Tony Greig Interview - England's Most Controversial Captain?
A year later you were made England captain; how proud a moment was that?
A wonderful moment, to get that phonecall from Alec Bedser, who to this day remains one of my heroes: the most magnificent bloke. Then to be told by Alec and the selectors that they wanted me to turn up with the team I wanted, there would never be a vote, and as long as I got it right most of the time I would keep the job. It was refreshing to work with those guys: Sir Alec, Sir Len Hutton, Kenny Barrington and Charlie Elliott – great cricketers and very professional people who put faith in their captain. Not only was it an incredible privilege to get the job, but incredible to work with those people.
You led the England side for the final time on the tour of India in 1976/77.You managed a 3-0 series win and kept the Indian crowds on your side.
I took to India and the subcontinent very much. As a SA we weren’t allowed to go there, but I loved the place. It was the first time I really felt as if we were entertaining people, as the people there loved the game so much – to go to those stadium and find them packed full. To this day Eden Gardens remains one of my top three ground, just because of the incredible atmosphere. On that last day in Calcutta there wasn’t much chance of an hour’s play or even two, and yet the ground was full, nudging up towards 90,000 people – that gives you some idea of what a wonderful place it was to play cricket. People underestimated how hard it was to beat India in India. They shouldn’t have done, because the only side to have done what we did was Jardin’s side.
You went to see Kerry Packer initially for a job in the media and instead came came away with an offer to captain a World X1 in World series Cricket
I went to see Kerry for an off-season association with a media organisation and unbeknown to me, he had become fed up with Cricket Australia and was trying to get cricket rights. He had realised how important cricket was, it was rating very well in all parts of the world – and I was then exposed to World Series cricket and had a very difficult decision to make at the age of 32.
When you accepted, was it a case of you looking after yourself, or genuinely believing that World Series cricket would make the average cricketer better?
In the first instance it was me looking after myself, my family and my future. It is common knowledge that we were paid very little and you really did have to have another job to go to. I wasn’t very big on the benefit system they had in England – but you had little option but to resort to it. So number one, yes it was me, looking after what I had to do next. I was 32, I had two children and was worrying about what I was going to do for the next half of my working life. So form that point of view, you then go about trying to justify what you have done, and I was absolutely sure that if we got paid more, then the rest would follow. There were plenty of first-class cricketers who didn’t believe that. Plenty of Test cricketers did believe it and that happened very quickly – the way went from £210 in 1977 to £1500 and then it happened for everyone else. Looking back, I think that our critics, Bloefield, even Parky – who has since apologised to me – and many others, who were very very cricitcal of what we were doing – who probably now look back and say we got that wrong.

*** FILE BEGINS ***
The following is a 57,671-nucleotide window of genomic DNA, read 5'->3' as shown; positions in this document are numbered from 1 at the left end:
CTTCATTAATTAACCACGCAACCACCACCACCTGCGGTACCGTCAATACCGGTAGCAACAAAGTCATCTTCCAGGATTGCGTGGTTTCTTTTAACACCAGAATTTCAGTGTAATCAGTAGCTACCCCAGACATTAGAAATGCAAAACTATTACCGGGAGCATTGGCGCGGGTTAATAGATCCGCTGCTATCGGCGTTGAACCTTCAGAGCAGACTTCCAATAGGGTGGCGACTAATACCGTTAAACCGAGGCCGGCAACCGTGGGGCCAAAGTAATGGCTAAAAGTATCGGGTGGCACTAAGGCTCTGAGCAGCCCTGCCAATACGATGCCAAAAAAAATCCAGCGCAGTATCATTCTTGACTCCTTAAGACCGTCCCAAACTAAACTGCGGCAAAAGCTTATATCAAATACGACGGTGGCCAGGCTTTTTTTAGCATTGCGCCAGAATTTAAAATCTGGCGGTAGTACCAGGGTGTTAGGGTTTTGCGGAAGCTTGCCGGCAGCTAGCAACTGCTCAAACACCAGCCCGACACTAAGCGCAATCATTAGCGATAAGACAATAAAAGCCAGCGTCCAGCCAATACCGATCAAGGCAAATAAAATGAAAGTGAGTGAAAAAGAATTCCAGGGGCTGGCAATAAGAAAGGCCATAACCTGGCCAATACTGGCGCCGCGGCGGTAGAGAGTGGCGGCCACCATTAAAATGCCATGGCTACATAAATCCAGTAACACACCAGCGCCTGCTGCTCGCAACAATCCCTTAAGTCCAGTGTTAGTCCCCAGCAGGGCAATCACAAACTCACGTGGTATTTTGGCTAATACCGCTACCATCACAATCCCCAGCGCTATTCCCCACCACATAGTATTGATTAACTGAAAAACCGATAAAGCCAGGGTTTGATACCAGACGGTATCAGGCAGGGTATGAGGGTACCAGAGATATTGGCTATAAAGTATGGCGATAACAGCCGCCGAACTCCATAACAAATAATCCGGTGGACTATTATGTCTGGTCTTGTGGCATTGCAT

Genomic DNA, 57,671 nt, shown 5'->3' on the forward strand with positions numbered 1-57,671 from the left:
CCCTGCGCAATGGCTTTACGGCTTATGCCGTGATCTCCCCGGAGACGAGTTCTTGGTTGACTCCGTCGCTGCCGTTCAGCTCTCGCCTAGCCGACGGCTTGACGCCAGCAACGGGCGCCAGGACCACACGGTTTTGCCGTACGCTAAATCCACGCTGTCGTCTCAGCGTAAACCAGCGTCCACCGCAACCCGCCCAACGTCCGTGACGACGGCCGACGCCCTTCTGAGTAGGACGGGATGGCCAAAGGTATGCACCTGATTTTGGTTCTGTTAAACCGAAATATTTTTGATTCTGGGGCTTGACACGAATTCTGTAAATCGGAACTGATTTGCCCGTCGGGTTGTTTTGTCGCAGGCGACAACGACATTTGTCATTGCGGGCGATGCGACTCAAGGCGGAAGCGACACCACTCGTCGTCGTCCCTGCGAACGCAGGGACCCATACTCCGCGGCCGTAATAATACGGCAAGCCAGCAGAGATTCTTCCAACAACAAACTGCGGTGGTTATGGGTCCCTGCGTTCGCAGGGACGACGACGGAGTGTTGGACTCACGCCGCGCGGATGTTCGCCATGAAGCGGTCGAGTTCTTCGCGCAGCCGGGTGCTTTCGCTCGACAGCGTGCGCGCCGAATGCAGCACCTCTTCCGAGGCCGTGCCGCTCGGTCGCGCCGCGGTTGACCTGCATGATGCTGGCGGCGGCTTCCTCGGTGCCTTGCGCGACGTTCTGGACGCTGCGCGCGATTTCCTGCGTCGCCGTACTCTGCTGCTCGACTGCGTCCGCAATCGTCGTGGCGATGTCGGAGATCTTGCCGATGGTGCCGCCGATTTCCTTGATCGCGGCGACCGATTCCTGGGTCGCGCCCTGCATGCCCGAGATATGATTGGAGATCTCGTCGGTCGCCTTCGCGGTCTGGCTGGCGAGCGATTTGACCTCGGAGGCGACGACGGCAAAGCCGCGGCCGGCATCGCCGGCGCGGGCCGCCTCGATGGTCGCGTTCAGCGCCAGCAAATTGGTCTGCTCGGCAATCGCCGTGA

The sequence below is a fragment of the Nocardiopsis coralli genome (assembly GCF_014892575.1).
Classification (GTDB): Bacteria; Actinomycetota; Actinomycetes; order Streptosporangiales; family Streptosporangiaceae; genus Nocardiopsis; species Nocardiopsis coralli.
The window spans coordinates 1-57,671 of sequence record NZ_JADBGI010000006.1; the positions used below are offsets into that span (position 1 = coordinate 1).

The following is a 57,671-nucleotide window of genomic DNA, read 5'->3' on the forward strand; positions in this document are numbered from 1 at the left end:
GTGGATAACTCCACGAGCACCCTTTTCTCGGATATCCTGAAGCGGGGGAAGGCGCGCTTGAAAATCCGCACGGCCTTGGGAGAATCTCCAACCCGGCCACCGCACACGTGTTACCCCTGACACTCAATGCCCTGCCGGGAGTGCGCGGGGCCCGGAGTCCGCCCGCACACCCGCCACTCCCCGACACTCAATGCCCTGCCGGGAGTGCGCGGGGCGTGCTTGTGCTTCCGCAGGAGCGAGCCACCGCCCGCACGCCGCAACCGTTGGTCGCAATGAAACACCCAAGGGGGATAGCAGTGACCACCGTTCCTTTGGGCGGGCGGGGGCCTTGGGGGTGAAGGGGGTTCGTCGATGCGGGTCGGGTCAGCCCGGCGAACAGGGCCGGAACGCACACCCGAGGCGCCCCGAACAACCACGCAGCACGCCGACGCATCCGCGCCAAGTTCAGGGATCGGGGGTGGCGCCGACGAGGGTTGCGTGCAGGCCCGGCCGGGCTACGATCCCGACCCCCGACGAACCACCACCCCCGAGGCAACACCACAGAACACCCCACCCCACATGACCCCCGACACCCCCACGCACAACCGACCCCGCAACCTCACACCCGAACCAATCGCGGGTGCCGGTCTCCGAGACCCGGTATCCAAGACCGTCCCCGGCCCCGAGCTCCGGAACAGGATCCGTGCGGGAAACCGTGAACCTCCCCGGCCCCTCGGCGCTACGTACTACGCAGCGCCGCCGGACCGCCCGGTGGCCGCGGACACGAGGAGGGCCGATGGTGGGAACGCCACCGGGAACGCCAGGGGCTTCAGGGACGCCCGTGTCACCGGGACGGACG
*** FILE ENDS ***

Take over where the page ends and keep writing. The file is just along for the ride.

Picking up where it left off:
Were you ever worried you had made the wrong decision?
At the time when the heat was one, I really did wonder if it was really worth all the hassle, whether it was worth stretching the friendships of those people who had been very good to me: guys like Alec Bedser, E W Swanton who was good to me a youngster. There were quite a lot of people I didn’t enjoy getting offside. It would have been easier to have done the normal thing and had a benefit and hoped things worked out in the long term.
My dad said to me very early on, always look over your shoulder, and the problem was that there have been a lot of England captains who thought they were going to be England captain for a long time, and they weren’t. That was always in the back of my mind, from the day I got the job. Take the grovel statement, that could have even gone against me.
You were banned at the start of the 1978 season for writing an article in the Sydney Morning Herald, you'd been through the court case and then there was the incident involving your daughter Samantha where she wasn't invited to a birthday party because of who you were. Those few months were the turning point
With the Boycott thing, I was just responding to Boycott. At the time I felt if ever there was mercenary then it was him – so I just responded to that. But in my contract, in the fine print, Everything had to be cleared through the Sussex office and the ICC, so they took pleasure in nailing me and I had to play in the second XI and for Brighton & Hove for a while. The pressure was on at that stage. The court case came and I didn’t enjoy that – I had never been in a courtroom before – and I didn’t like seeing Robert Alexander and Andrew Merret do to the establishment in England what they did, because basically they just buried them. The English establishment got thenings very wrong, they had no chance of winning and wasted a lot of money.
Then there was an incident with my little girl, and once it started affected my family, I got on the phone to Kerry Packer and said it’s about time I came and worked for you.
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